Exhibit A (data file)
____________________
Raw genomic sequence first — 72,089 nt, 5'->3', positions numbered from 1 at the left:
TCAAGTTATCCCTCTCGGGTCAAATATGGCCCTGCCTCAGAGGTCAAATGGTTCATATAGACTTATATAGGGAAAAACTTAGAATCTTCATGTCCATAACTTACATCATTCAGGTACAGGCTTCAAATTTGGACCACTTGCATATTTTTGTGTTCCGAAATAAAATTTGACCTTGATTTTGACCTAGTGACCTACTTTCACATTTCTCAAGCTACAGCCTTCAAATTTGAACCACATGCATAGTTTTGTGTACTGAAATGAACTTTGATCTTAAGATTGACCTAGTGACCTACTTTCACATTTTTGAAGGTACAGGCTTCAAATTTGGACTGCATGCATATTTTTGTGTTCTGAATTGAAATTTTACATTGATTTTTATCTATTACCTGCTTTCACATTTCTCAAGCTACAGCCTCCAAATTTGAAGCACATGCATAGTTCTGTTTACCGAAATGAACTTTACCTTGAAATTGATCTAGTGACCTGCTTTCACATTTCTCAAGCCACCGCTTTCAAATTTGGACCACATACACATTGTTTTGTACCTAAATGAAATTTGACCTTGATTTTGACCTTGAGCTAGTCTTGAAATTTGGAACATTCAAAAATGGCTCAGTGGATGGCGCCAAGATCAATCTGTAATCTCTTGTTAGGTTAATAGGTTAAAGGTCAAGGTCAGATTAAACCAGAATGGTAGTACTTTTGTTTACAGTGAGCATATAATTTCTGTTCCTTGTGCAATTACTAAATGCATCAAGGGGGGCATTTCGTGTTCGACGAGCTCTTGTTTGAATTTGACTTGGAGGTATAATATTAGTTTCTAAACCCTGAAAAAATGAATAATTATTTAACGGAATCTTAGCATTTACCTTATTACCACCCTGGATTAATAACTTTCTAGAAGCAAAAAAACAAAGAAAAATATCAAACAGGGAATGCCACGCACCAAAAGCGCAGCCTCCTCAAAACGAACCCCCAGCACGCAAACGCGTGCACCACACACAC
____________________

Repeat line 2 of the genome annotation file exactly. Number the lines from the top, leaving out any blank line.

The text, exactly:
TCAAGTTATCCCTCTCGGGTCAAATATGGCCCTGCCTCAGAGGTCAAATGGTTCATATAGACTTATATAGGGAAAAACTTAGAATCTTCATGTCCATAACTTACATCATTCAGGTACAGGCTTCAAATTTGGACCACTTGCATATTTTTGTGTTCCGAAATAAAATTTGACCTTGATTTTGACCTAGTGACCTACTTTCACATTTCTCAAGCTACAGCCTTCAAATTTGAACCACATGCATAGTTTTGTGTACTGAAATGAACTTTGATCTTAAGATTGACCTAGTGACCTACTTTCACATTTTTGAAGGTACAGGCTTCAAATTTGGACTGCATGCATATTTTTGTGTTCTGAATTGAAATTTTACATTGATTTTTATCTATTACCTGCTTTCACATTTCTCAAGCTACAGCCTCCAAATTTGAAGCACATGCATAGTTCTGTTTACCGAAATGAACTTTACCTTGAAATTGATCTAGTGACCTGCTTTCACATTTCTCAAGCCACCGCTTTCAAATTTGGACCACATACACATTGTTTTGTACCTAAATGAAATTTGACCTTGATTTTGACCTTGAGCTAGTCTTGAAATTTGGAACATTCAAAAATGGCTCAGTGGATGGCGCCAAGATCAATCTGTAATCTCTTGTTAGGTTAATAGGTTAAAGGTCAAGGTCAGATTAAACCAGAATGGTAGTACTTTTGTTTACAGTGAGCATATAATTTCTGTTCCTTGTGCAATTACTAAATGCATCAAGGGGGGCATTTCGTGTTCGACGAGCTCTTGTTTGAATTTGACTTGGAGGTATAATATTAGTTTCTAAACCCTGAAAAAATGAATAATTATTTAACGGAATCTTAGCATTTACCTTATTACCACCCTGGATTAATAACTTTCTAGAAGCAAAAAAACAAAGAAAAATATCAAACAGGGAATGCCACGCACCAAAAGCGCAGCCTCCTCAAAACGAACCCCCAGCACGCAAACGCGTGCACCACACACAC